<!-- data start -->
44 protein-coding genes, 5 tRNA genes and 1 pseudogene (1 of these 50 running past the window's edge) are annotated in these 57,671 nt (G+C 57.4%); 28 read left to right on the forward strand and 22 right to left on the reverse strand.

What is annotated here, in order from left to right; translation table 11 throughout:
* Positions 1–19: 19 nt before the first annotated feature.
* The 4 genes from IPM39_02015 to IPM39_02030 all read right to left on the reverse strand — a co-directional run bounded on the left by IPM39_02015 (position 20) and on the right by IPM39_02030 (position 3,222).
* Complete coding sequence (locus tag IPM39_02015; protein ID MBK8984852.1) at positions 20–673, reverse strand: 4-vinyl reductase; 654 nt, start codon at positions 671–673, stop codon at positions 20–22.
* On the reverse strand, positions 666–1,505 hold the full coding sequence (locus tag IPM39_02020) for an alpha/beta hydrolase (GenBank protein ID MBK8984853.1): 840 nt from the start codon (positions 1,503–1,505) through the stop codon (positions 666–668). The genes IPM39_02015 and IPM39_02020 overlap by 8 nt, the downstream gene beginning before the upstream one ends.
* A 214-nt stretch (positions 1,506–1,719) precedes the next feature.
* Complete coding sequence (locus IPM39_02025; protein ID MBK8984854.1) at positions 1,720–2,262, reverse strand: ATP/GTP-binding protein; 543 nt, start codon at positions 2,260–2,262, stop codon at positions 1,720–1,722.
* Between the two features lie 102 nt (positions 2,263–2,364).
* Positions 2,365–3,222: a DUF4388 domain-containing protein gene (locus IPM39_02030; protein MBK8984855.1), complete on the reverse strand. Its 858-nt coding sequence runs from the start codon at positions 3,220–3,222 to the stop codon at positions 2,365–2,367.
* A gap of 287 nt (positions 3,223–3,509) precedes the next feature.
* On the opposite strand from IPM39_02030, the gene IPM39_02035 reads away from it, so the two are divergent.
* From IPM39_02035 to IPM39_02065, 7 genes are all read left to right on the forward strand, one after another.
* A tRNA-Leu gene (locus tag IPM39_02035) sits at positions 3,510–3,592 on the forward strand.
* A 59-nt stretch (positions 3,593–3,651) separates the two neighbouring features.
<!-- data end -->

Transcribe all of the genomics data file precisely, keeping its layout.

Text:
44 protein-coding genes, 5 tRNA genes and 1 pseudogene (1 of these 50 running past the window's edge) are annotated in these 57,671 nt (G+C 57.4%); 28 read left to right on the forward strand and 22 right to left on the reverse strand.

What is annotated here, in order from left to right; translation table 11 throughout:
* Positions 1–19: 19 nt before the first annotated feature.
* The 4 genes from IPM39_02015 to IPM39_02030 all read right to left on the reverse strand — a co-directional run bounded on the left by IPM39_02015 (position 20) and on the right by IPM39_02030 (position 3,222).
* Complete coding sequence (locus tag IPM39_02015; protein ID MBK8984852.1) at positions 20–673, reverse strand: 4-vinyl reductase; 654 nt, start codon at positions 671–673, stop codon at positions 20–22.
* On the reverse strand, positions 666–1,505 hold the full coding sequence (locus tag IPM39_02020) for an alpha/beta hydrolase (GenBank protein ID MBK8984853.1): 840 nt from the start codon (positions 1,503–1,505) through the stop codon (positions 666–668). The genes IPM39_02015 and IPM39_02020 overlap by 8 nt, the downstream gene beginning before the upstream one ends.
* A 214-nt stretch (positions 1,506–1,719) precedes the next feature.
* Complete coding sequence (locus IPM39_02025; protein ID MBK8984854.1) at positions 1,720–2,262, reverse strand: ATP/GTP-binding protein; 543 nt, start codon at positions 2,260–2,262, stop codon at positions 1,720–1,722.
* Between the two features lie 102 nt (positions 2,263–2,364).
* Positions 2,365–3,222: a DUF4388 domain-containing protein gene (locus IPM39_02030; protein MBK8984855.1), complete on the reverse strand. Its 858-nt coding sequence runs from the start codon at positions 3,220–3,222 to the stop codon at positions 2,365–2,367.
* A gap of 287 nt (positions 3,223–3,509) precedes the next feature.
* On the opposite strand from IPM39_02030, the gene IPM39_02035 reads away from it, so the two are divergent.
* From IPM39_02035 to IPM39_02065, 7 genes are all read left to right on the forward strand, one after another.
* A tRNA-Leu gene (locus tag IPM39_02035) sits at positions 3,510–3,592 on the forward strand.
* A 59-nt stretch (positions 3,593–3,651) separates the two neighbouring features.